But I would say that it’s still a very white, male-dominated industry, and it has been for a very long time. At the same time, you also have very club- and clique-like organizations — and that makes it difficult for women and for people of color to enter and ultimately succeed. When I started in my industry affairs role, I walked into a number of intra-association board meetings… I was one of a handful of women in the room and my boss at the time was the only African-American in the room.  There's something inherently wrong with that when your organization doesn’t reflect the consumers that you're serving. In pursuing diversity, you have to have intentionality in recruitment, retention and advancement.  Eight years later,  the CPG industry is making progress and is getting more and more intentional, which is great to see and will be critical to serving our consumers and attracting the best talent to our industry.

DSN: What role can efforts to recognize leaders among underrepresented groups — like DSN’s Top Women in Health, Wellness and Beauty — do to grow this mission of diversity?
JK: First, I think DSN’s overall commitment to recognizing the Top Women in Health, Wellness and Beauty last year was a long time coming. What you all delivered was beyond what I think anyone could have imagined. The strong attendance also speaks to a need that it now fills. You don't get people to come together quickly with that level of senior executive commitment for something that is not worthy and needed.

Second, trade media plays a critical role in bridging this gap across the manufacturers, retailers and trade associations. You have the ability and the voice to amplify what those needs are within the industry. And if this year’s event tackles the topic of diversity, then game on. DSN’s ability to amplify this strategic priority will make the industry better. It will highlight an issue, and in highlighting that issue, you also have the ability to follow through on that at every level, from the retailers to the manufacturers to the trade associations, which ultimately brings the discussion to the forefront for the industry.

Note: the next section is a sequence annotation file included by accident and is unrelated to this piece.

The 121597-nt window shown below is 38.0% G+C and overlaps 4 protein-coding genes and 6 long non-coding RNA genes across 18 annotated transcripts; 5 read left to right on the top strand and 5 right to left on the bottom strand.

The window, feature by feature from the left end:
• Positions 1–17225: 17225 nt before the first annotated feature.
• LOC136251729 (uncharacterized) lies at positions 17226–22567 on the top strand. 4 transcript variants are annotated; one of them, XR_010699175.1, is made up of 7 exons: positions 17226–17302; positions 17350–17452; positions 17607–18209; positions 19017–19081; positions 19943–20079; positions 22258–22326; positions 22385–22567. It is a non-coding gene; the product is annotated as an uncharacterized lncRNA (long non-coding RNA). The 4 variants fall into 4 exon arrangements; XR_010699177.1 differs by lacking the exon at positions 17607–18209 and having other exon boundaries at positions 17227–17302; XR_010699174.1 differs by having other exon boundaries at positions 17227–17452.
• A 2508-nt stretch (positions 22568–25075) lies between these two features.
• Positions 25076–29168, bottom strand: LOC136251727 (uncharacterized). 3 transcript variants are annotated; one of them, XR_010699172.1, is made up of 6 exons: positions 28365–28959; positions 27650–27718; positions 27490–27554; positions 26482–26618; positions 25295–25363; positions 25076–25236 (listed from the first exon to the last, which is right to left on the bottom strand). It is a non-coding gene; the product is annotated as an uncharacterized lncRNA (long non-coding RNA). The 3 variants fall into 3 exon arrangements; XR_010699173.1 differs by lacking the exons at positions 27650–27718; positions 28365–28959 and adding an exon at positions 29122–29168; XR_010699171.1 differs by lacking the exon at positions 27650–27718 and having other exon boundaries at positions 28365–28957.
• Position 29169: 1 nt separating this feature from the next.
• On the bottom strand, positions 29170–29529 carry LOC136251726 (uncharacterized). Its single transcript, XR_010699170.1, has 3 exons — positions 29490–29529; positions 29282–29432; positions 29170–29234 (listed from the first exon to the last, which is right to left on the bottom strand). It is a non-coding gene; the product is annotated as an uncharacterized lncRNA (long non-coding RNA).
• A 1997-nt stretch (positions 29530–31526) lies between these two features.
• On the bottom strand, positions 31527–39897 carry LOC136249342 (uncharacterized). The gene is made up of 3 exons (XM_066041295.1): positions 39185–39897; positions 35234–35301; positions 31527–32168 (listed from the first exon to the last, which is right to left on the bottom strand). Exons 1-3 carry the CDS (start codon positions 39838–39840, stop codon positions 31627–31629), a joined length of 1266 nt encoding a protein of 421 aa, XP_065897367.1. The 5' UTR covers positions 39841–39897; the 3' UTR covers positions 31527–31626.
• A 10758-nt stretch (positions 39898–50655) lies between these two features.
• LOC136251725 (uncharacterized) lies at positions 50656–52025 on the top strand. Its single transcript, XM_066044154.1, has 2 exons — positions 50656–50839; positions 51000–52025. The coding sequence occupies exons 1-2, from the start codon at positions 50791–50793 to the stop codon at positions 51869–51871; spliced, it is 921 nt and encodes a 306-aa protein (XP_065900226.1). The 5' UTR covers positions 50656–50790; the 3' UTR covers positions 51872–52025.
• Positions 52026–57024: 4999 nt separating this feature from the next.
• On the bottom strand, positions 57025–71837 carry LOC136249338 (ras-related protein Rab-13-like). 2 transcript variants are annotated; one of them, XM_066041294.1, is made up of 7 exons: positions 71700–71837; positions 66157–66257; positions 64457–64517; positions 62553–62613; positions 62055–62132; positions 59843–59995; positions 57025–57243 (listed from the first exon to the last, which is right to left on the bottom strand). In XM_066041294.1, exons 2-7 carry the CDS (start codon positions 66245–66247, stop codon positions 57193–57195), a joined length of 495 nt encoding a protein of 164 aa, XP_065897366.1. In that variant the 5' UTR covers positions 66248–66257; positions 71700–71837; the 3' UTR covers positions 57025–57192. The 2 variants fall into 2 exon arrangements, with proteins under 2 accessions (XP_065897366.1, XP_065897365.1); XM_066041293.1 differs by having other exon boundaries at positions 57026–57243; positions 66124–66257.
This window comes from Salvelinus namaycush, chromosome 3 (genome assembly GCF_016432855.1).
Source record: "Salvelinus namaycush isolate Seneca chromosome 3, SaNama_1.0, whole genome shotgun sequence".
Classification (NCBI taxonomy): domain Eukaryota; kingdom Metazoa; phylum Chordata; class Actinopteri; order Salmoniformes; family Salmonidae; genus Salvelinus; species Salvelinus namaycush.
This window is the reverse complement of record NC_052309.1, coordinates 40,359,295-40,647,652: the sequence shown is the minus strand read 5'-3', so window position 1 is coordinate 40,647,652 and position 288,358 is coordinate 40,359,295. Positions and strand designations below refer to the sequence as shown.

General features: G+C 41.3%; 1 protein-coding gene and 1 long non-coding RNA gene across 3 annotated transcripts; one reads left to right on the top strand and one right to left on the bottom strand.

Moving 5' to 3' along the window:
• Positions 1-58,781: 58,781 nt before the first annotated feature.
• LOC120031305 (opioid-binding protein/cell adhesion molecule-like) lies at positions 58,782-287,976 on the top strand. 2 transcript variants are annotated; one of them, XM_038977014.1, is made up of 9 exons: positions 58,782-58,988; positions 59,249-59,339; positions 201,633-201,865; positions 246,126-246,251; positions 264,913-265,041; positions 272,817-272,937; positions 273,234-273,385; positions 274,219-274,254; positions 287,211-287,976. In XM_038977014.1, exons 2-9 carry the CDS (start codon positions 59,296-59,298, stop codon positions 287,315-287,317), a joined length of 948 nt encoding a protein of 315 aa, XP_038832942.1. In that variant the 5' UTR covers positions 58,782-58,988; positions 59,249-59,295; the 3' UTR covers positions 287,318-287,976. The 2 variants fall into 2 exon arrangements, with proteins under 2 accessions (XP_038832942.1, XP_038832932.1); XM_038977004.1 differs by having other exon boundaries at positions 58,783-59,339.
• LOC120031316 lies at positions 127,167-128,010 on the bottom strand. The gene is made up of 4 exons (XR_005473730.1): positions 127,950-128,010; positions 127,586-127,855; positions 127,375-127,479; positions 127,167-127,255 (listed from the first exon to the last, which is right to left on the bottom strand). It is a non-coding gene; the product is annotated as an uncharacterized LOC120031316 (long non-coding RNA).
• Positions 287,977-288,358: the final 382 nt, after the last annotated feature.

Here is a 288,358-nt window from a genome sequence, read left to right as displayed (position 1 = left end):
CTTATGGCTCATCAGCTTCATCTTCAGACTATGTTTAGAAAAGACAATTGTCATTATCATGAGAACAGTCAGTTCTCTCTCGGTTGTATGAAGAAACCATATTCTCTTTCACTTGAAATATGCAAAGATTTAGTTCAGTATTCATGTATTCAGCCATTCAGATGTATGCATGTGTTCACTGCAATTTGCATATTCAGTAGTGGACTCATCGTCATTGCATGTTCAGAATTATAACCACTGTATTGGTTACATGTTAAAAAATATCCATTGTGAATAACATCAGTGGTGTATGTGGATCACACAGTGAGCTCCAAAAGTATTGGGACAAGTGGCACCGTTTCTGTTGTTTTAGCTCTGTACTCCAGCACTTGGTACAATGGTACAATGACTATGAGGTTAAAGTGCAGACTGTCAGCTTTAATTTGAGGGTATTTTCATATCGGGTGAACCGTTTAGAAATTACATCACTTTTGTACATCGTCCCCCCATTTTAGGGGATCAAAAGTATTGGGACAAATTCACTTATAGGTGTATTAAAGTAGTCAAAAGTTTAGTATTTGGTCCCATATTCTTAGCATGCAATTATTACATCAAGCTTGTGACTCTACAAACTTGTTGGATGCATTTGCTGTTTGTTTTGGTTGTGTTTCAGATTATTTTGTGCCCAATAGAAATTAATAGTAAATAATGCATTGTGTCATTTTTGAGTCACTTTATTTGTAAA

DSN: You recently ended your tenure with P&G, but I don’t think that means you’re done working. What is your latest effort?
JK: It’s early on, but I recently launched JLK Strategic Ventures. My goal is to build upon the unique insights and perspectives learned in corporate America with the creativity and agility as a business owner to take on today's rapidly changing business issues across the CPG industry.  

I think it's something very much needed in this industry. There is, I think, a rarity in someone having had the external relationships that I've built, as well as the internal business acumen gained at one of the largest corporations within CPG. I’m excited to bring that to organizations and companies to ultimately deliver the return on purpose, return on value and return on investment.